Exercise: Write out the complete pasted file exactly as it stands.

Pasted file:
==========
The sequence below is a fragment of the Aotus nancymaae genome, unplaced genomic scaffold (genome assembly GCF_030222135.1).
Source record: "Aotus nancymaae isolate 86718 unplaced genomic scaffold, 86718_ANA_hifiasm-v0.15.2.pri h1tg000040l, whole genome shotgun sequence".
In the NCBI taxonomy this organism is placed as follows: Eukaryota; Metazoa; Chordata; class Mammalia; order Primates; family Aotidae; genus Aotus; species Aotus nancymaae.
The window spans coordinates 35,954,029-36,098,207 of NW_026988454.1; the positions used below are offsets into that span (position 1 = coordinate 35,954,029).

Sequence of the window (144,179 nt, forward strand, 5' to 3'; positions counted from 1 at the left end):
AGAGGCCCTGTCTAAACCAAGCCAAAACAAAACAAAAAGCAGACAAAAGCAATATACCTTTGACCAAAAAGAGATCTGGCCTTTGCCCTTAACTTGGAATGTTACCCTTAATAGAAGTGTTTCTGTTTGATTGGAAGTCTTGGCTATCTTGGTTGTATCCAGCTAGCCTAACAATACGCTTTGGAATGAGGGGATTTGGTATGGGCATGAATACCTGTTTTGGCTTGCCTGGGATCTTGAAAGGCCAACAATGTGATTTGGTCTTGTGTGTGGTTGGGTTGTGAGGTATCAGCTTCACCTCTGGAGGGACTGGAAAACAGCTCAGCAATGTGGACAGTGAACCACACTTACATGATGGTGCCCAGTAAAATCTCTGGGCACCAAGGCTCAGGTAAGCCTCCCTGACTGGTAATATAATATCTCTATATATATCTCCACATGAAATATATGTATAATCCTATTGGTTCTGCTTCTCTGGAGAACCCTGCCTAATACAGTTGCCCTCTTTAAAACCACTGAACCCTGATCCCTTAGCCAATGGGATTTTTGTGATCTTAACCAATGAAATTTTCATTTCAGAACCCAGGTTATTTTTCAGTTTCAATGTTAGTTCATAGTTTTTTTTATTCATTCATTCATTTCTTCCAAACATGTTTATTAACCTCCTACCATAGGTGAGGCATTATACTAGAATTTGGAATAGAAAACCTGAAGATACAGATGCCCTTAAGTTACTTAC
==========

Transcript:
The sequence below is a fragment of the Aotus nancymaae genome, unplaced genomic scaffold (genome assembly GCF_030222135.1).
Source record: "Aotus nancymaae isolate 86718 unplaced genomic scaffold, 86718_ANA_hifiasm-v0.15.2.pri h1tg000040l, whole genome shotgun sequence".
In the NCBI taxonomy this organism is placed as follows: Eukaryota; Metazoa; Chordata; class Mammalia; order Primates; family Aotidae; genus Aotus; species Aotus nancymaae.
The window spans coordinates 35,954,029-36,098,207 of NW_026988454.1; the positions used below are offsets into that span (position 1 = coordinate 35,954,029).

Sequence of the window (144,179 nt, forward strand, 5' to 3'; positions counted from 1 at the left end):
AGAGGCCCTGTCTAAACCAAGCCAAAACAAAACAAAAAGCAGACAAAAGCAATATACCTTTGACCAAAAAGAGATCTGGCCTTTGCCCTTAACTTGGAATGTTACCCTTAATAGAAGTGTTTCTGTTTGATTGGAAGTCTTGGCTATCTTGGTTGTATCCAGCTAGCCTAACAATACGCTTTGGAATGAGGGGATTTGGTATGGGCATGAATACCTGTTTTGGCTTGCCTGGGATCTTGAAAGGCCAACAATGTGATTTGGTCTTGTGTGTGGTTGGGTTGTGAGGTATCAGCTTCACCTCTGGAGGGACTGGAAAACAGCTCAGCAATGTGGACAGTGAACCACACTTACATGATGGTGCCCAGTAAAATCTCTGGGCACCAAGGCTCAGGTAAGCCTCCCTGACTGGTAATATAATATCTCTATATATATCTCCACATGAAATATATGTATAATCCTATTGGTTCTGCTTCTCTGGAGAACCCTGCCTAATACAGTTGCCCTCTTTAAAACCACTGAACCCTGATCCCTTAGCCAATGGGATTTTTGTGATCTTAACCAATGAAATTTTCATTTCAGAACCCAGGTTATTTTTCAGTTTCAATGTTAGTTCATAGTTTTTTTTATTCATTCATTCATTTCTTCCAAACATGTTTATTAACCTCCTACCATAGGTGAGGCATTATACTAGAATTTGGAATAGAAAACCTGAAGATACAGATGCCCTTAAGTTACTTAC